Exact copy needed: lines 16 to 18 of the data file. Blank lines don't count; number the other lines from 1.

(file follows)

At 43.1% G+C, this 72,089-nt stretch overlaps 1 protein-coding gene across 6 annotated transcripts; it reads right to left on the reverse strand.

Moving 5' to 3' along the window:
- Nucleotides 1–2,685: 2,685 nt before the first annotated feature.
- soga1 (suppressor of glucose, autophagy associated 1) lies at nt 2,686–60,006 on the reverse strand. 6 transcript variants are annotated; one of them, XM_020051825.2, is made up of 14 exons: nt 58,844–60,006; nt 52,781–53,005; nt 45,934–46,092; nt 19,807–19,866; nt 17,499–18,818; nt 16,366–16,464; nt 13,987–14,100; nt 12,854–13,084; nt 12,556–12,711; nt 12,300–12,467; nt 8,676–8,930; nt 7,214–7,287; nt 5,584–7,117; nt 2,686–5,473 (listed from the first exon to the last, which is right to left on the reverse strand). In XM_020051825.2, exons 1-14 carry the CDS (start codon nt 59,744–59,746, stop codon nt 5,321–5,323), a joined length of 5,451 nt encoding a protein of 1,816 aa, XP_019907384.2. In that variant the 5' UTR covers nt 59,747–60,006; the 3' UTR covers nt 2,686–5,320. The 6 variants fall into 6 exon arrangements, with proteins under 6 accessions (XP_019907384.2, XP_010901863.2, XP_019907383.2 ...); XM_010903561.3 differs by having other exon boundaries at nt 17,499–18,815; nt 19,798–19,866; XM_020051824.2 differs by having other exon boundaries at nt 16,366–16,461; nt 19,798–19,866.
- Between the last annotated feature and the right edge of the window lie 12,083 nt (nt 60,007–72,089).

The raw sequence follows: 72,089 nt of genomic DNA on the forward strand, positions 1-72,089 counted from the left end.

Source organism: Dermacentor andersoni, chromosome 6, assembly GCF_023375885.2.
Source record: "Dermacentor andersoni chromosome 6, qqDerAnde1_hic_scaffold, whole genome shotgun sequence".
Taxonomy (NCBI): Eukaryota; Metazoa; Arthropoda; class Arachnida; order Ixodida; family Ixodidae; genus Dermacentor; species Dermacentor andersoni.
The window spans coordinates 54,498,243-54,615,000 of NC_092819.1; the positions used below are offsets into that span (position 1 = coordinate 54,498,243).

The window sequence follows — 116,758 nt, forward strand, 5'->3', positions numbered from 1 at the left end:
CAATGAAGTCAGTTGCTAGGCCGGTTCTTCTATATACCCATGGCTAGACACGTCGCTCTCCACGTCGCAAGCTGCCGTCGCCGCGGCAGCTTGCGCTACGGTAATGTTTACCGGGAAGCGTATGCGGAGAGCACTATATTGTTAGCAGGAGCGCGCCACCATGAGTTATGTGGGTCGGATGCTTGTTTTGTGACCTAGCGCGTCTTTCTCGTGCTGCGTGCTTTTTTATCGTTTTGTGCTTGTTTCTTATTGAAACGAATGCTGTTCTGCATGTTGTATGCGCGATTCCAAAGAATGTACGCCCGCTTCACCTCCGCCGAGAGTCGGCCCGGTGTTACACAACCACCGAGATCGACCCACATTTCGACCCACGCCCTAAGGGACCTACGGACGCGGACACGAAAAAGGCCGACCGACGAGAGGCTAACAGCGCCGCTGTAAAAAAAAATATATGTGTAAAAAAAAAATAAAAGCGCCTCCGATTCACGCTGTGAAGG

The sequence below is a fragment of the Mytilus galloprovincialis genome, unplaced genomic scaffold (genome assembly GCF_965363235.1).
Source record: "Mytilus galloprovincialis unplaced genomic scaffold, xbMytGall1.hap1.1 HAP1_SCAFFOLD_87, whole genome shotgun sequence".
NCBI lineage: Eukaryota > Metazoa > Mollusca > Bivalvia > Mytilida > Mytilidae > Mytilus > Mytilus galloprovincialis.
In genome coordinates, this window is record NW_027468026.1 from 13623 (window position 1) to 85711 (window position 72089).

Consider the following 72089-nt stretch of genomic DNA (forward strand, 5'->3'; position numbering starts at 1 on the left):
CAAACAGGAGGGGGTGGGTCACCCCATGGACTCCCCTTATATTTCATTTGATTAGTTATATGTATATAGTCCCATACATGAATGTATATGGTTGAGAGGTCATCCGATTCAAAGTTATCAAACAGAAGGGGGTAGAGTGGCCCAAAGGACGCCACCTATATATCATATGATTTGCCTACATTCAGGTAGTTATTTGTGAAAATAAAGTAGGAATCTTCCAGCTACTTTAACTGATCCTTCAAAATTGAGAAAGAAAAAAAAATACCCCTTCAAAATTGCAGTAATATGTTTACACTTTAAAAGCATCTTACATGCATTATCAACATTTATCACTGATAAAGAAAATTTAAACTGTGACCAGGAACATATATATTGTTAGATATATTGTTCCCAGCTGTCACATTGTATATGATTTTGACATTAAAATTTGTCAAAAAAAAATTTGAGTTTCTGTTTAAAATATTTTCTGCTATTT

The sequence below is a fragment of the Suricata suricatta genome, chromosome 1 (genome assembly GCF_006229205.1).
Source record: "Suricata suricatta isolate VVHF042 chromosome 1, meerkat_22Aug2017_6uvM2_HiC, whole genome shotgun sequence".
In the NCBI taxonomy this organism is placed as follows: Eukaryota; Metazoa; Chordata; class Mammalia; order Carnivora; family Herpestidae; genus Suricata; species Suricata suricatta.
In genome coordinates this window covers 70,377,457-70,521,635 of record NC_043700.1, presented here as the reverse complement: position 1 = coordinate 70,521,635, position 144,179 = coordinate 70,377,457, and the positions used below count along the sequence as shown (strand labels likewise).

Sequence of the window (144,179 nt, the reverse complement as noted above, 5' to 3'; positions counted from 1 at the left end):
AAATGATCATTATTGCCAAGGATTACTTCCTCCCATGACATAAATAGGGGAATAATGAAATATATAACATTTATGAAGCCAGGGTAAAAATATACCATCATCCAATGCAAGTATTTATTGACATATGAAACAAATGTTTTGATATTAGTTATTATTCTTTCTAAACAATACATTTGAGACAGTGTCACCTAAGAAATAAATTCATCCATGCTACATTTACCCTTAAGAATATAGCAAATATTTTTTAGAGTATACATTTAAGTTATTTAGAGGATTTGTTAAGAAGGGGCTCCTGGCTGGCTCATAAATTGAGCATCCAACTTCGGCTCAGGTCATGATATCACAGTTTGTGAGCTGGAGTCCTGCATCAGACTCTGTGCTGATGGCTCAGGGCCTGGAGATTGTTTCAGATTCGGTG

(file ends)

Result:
In genome coordinates, this window is record NW_027468026.1 from 13623 (window position 1) to 85711 (window position 72089).

Consider the following 72089-nt stretch of genomic DNA (forward strand, 5'->3'; position numbering starts at 1 on the left):
CAAACAGGAGGGGGTGGGTCACCCCATGGACTCCCCTTATATTTCATTTGATTAGTTATATGTATATAGTCCCATACATGAATGTATATGGTTGAGAGGTCATCCGATTCAAAGTTATCAAACAGAAGGGGGTAGAGTGGCCCAAAGGACGCCACCTATATATCATATGATTTGCCTACATTCAGGTAGTTATTTGTGAAAATAAAGTAGGAATCTTCCAGCTACTTTAACTGATCCTTCAAAATTGAGAAAGAAAAAAAAATACCCCTTCAAAATTGCAGTAATATGTTTACACTTTAAAAGCATCTTACATGCATTATCAACATTTATCACTGATAAAGAAAATTTAAACTGTGACCAGGAACATATATATTGTTAGATATATTGTTCCCAGCTGTCACATTGTATATGATTTTGACATTAAAATTTGTCAAAAAAAAATTTGAGTTTCTGTTTAAAATATTTTCTGCTATTT